"Receiving stolen goods is generally buying or acquiring the possession of
property knowing (or believing in some jurisdictions) that it had been
obtained through theft, embezzlement, larceny, or extortion by someone else.
The crime is separate from the crime of stealing the property. To be
convicted, the receiver must know the goods were stolen at the time he
receives them and had the intent to aid the thief. Paying for the goods or
intending to collect the reward for returning them are not defenses.
Depending on the value of the property received, receiving-stolen-property
is either a misdemeanor or a felony. There are numerous federal laws that
make it a federal crime to receive stolen property (e.g., vehicles,
securities) if the property received was or had been in interstate commerce."
For example, the literal bedrock of US capitalism, Manhattan Island, was
reportedly in some accounts purchased from natives who lived on Long Island
and thought the whole thing of selling a neighboring tribe's land was a big
"When I was in high school, a history class published a research project in
which they convincingly proved that Peter Minuit had purchased Manhattan
from the Canarsie Indians. Since they did not live on Manhattan Island, it
is unlikely that they had any ownership claim in the first place. "
And even when things were "sold" by the people who lived there, natives
usually thought they were giving up some hunting rights, but Europeans
thought they were buying the land, which makes the transaction illegitimate.
Also, it is not clear what aspects of Native American law would even make it
legal for a few leaders to sell the entire land of a free Native People.
Consider the recent succession of a large chunk of the USA that was not
reported by the US press two years ago.
"Lakota Sioux Secede From US, Declare Independence"
The US government and others were quick to say that a few tribal elders
could not speak for all the Lakota people and so nothing was going on. How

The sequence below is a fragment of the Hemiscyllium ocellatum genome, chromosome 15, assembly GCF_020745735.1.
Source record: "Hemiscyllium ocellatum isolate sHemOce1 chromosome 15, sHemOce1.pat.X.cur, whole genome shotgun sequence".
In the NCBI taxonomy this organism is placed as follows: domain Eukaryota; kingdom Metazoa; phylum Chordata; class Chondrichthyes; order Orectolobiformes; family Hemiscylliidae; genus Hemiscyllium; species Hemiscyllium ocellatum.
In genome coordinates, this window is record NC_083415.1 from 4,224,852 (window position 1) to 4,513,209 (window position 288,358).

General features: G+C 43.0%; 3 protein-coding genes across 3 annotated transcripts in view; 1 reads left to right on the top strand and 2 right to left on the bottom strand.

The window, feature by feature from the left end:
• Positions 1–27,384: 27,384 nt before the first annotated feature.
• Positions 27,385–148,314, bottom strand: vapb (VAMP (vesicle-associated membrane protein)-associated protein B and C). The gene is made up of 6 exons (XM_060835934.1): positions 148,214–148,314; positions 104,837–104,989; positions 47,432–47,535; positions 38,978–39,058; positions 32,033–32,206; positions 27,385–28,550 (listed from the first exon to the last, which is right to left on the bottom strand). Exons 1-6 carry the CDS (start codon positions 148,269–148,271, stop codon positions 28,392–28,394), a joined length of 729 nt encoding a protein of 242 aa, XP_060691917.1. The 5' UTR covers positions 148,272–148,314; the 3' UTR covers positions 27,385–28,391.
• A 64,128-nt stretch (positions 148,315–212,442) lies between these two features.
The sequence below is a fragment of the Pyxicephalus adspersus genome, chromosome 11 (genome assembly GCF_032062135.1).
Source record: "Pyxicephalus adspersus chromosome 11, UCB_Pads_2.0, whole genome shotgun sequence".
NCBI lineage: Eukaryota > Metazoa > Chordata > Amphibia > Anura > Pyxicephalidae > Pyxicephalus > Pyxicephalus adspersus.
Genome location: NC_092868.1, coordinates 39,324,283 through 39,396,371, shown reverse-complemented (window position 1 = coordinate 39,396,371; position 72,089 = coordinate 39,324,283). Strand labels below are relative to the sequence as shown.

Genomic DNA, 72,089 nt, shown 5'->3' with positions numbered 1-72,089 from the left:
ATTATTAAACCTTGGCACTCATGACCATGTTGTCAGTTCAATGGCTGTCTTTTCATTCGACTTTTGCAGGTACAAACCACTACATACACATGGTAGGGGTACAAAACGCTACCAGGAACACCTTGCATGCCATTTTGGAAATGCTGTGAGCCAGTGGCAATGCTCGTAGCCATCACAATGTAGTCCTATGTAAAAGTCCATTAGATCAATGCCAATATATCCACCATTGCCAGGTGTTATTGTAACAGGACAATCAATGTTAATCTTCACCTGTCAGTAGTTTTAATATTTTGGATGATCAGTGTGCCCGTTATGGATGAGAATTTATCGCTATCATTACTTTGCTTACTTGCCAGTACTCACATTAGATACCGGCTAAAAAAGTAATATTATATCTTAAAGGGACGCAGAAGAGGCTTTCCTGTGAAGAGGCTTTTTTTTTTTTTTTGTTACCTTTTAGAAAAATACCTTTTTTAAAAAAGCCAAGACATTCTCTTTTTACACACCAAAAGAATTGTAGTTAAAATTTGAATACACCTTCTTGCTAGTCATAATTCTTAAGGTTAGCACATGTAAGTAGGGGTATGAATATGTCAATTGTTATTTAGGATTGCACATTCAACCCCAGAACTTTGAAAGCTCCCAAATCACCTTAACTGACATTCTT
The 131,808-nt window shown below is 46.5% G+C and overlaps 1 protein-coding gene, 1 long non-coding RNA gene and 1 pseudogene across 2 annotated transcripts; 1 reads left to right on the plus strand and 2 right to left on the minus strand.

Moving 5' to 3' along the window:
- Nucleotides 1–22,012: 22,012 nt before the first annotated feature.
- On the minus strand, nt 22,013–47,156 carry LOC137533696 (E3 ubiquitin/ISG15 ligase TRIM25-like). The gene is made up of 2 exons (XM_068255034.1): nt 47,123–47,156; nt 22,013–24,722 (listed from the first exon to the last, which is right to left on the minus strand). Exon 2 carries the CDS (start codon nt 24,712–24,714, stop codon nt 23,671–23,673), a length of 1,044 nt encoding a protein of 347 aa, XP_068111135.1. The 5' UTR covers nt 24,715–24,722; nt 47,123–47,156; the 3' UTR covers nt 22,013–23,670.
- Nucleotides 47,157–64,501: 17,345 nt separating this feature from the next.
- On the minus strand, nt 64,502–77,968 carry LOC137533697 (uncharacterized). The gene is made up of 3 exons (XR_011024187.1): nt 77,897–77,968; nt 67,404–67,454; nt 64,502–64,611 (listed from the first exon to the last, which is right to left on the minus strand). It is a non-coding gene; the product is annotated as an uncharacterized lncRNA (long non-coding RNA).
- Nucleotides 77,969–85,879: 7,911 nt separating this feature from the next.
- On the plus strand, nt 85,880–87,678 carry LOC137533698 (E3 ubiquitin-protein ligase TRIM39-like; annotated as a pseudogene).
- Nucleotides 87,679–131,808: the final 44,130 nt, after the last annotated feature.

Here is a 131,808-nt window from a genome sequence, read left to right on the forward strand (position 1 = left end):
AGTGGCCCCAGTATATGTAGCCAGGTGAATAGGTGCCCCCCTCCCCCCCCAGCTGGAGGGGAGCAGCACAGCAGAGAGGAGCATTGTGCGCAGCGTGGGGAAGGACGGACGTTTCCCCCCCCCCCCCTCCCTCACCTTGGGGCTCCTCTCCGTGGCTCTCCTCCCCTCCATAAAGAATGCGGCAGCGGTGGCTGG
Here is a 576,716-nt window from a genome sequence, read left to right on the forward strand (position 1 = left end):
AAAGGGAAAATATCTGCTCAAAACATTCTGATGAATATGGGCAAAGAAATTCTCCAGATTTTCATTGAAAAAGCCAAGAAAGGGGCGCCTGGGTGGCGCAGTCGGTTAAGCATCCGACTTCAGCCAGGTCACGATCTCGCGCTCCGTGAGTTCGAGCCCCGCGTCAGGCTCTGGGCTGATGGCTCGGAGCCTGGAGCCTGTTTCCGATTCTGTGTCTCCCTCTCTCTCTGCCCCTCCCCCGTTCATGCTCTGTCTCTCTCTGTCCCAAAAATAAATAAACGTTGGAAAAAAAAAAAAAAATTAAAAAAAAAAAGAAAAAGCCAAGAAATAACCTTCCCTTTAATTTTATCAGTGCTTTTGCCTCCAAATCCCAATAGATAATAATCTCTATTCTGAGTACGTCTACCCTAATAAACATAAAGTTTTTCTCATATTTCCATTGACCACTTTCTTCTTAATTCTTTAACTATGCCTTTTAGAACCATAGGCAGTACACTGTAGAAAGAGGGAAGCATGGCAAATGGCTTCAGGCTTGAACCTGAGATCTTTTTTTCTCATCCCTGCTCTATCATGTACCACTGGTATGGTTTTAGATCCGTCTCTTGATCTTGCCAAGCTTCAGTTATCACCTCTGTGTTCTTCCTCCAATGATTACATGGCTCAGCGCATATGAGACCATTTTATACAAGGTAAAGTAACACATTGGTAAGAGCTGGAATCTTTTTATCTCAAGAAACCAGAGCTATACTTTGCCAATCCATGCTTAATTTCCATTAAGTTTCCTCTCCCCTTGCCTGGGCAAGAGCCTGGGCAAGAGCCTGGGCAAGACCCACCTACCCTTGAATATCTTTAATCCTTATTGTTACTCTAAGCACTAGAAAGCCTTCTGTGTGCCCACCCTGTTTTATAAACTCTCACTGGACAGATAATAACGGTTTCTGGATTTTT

can that be true if all the current US land claims are based on what a few
tribal elders were supposed to have said centuries ago?
It's a double standard.
So, basically, what is the legal status then of all land ownership in
Manhattan? Or for that matter most or all of the USA? It is all stolen or
otherwise likely has in illegitimate title.
How can legitimate rents be collected on stolen or illegitimately acquired
It requires a powerful mythological smokescreen to get people to believe that:
"The Mythology of Wealth"
Along with ideas about politics, economic theory, political strategy and
other related stuff, you will find at this site a sprinkling of something
few people associate with political organizing. I refer to a healthy dose of
cultural anthropology. Indeed, one message of this site is that whatever you
understand about taxes, trade policy, wages and general social conditions,
you can’t win the political struggle without also understanding things like
culture, symbolism and myth. ...
All of the “laws, ordinances, customs and usages” that regulate control
over resources and relationships between people – including their business
relationships – are nothing more than a set of rules invented by the
imagination of some human being – frequently one who has been dead since the
middle ages. Those rights are frequently exchanged for – get this – printed
pieces of paper with pictures of dead people on them. Where is the value of
those pieces of paper? The answer is in your mind, in the mind of the person
you are “bargaining” with – and nowhere else. It’s all a big game. It is our
mythology, and it is no more real than belief in Zeus, Hera and Aphrodite.